The long expected New York Times exposé on Weinstein Company co-chairman Harvey Weinstein has dropped devastating charges that the Oscar-winning movie mogul and key fundraiser for Democratic candidates like Hillary Clinton has been a serial sexual harasser of women. The article is exhaustively researched and shattering, and already there is word that Weinstein will take a leave of absence. Sources tell Deadline that TWC’s board of directors is trying to figure out how to handle this mess, and the question is whether a simple sabbatical is going to be sufficient. His potential ouster is one option on the table, Deadline hears.
The article is detailed and the pattern of behavior painted here is damning. It depicts victim testimonials from actress Ashley Judd, who as a young actress recounted being summoned to his room. Wearing a bathrobe, Weinstein allegedly asked her for a massage and then asked if she would watch him shower, she told the newspaper. She recalled trying to figure out how to get out of there without alienating a powerful movie executive. The article alleges that eight settlements were paid to others who found themselves badgered for sex by the executive, including the actress Rose McGowan. Fueled by direct comments from former Miramax executive Mark Gill (who later ran Warner Independent and Millennium Films), the article by Jodi Kantor and Megan Twohey paints as devastating a picture as when similar allegations were made against former Fox News honcho Roger Ailes, and later against Fox News star Bill O’Reilly. Ailes denied everything and so did O’Reilly, and they lost their vaunted jobs anyway. Weinstein didn’t exactly deny these allegations. He sort of fell on his sword to NYT. Lisa Bloom, one of the lawyers counseling Weinstein said that some of the allegations were false. But not all. “I appreciate the way I’ve behaved with colleagues in the past has caused a lot of pain, and I sincerely apologize for it,” Weinstein told the newspaper. “Though I’m trying to do better, I know I have a long way to go.”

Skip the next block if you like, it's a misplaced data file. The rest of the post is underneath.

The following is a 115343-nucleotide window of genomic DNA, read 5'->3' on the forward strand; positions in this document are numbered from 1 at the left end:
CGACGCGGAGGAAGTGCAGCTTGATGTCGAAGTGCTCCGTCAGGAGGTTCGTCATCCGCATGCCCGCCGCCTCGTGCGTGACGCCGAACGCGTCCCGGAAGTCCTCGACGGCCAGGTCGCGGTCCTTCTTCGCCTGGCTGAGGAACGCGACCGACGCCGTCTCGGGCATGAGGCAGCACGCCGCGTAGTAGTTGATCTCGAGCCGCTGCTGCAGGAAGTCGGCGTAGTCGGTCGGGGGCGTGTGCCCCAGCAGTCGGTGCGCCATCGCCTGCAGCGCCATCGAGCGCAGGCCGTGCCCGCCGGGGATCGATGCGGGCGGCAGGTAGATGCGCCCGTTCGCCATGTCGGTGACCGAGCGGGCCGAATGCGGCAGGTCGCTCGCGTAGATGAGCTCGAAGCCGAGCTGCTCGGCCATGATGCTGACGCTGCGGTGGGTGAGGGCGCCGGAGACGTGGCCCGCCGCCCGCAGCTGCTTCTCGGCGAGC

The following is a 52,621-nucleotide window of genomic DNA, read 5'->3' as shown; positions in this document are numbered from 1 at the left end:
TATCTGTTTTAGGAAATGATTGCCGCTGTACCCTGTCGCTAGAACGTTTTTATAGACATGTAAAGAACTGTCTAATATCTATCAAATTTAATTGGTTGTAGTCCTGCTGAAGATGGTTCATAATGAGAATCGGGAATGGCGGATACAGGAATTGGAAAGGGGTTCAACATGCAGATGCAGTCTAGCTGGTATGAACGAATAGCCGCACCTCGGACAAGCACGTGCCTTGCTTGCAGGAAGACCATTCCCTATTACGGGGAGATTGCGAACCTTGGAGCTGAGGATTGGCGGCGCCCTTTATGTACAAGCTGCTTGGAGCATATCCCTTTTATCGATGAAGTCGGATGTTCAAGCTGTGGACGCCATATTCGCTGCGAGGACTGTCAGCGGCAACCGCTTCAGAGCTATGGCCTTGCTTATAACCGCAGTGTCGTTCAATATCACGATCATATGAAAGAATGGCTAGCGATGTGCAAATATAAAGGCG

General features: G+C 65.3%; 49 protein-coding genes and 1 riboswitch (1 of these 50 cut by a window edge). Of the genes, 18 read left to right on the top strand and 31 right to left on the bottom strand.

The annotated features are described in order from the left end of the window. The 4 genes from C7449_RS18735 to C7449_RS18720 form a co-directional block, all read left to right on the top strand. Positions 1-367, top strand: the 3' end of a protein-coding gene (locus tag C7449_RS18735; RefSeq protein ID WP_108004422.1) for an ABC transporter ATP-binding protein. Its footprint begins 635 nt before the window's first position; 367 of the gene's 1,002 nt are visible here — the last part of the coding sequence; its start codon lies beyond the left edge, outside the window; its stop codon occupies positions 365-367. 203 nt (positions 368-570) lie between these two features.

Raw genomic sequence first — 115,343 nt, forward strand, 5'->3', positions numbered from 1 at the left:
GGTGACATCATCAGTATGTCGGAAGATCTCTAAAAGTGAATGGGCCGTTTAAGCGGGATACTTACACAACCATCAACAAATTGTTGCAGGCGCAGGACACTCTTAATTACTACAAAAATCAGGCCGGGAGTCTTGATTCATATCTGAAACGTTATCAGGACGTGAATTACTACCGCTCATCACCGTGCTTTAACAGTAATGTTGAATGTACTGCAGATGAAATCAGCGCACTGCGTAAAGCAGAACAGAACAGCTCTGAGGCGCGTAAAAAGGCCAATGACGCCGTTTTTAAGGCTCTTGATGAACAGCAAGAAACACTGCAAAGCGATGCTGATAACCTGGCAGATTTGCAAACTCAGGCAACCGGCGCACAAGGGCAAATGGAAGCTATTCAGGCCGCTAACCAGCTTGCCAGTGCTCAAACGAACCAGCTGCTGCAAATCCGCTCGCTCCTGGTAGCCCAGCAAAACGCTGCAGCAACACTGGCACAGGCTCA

The big question now is whether the board of directors at TWC will agree that a rehabilitation is the best course of action and if it is possible for one of Hollywood’s most storied film executives to continue in this capacity. The company has a library, and bustling movie and television divisions, with around 190 employees working for it. This is about more than the welfare of a bad boy executive and producer. The future of a storied company, and all those employees, is at stake here.
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The sale of its television division, or at least a half share, is one of those variables. There are series in the works with Oliver Stone, Kevin Costner, Julian Fellowes, Matt Weiner and Jay-Z. The movie division has one film so far lined up for the Oscar race. That is the Taylor Sheridan-directed Wind River, which is squarely about the rape and victimization of Native American women. Sheridan has made it clear how ferociously passionate he is about the largely unreported rapes of Native American women in frontier lands like the one depicted in his movie. How in the world is he supposed to react when asked about Weinstein? Emails to his reps haven’t yet been returned.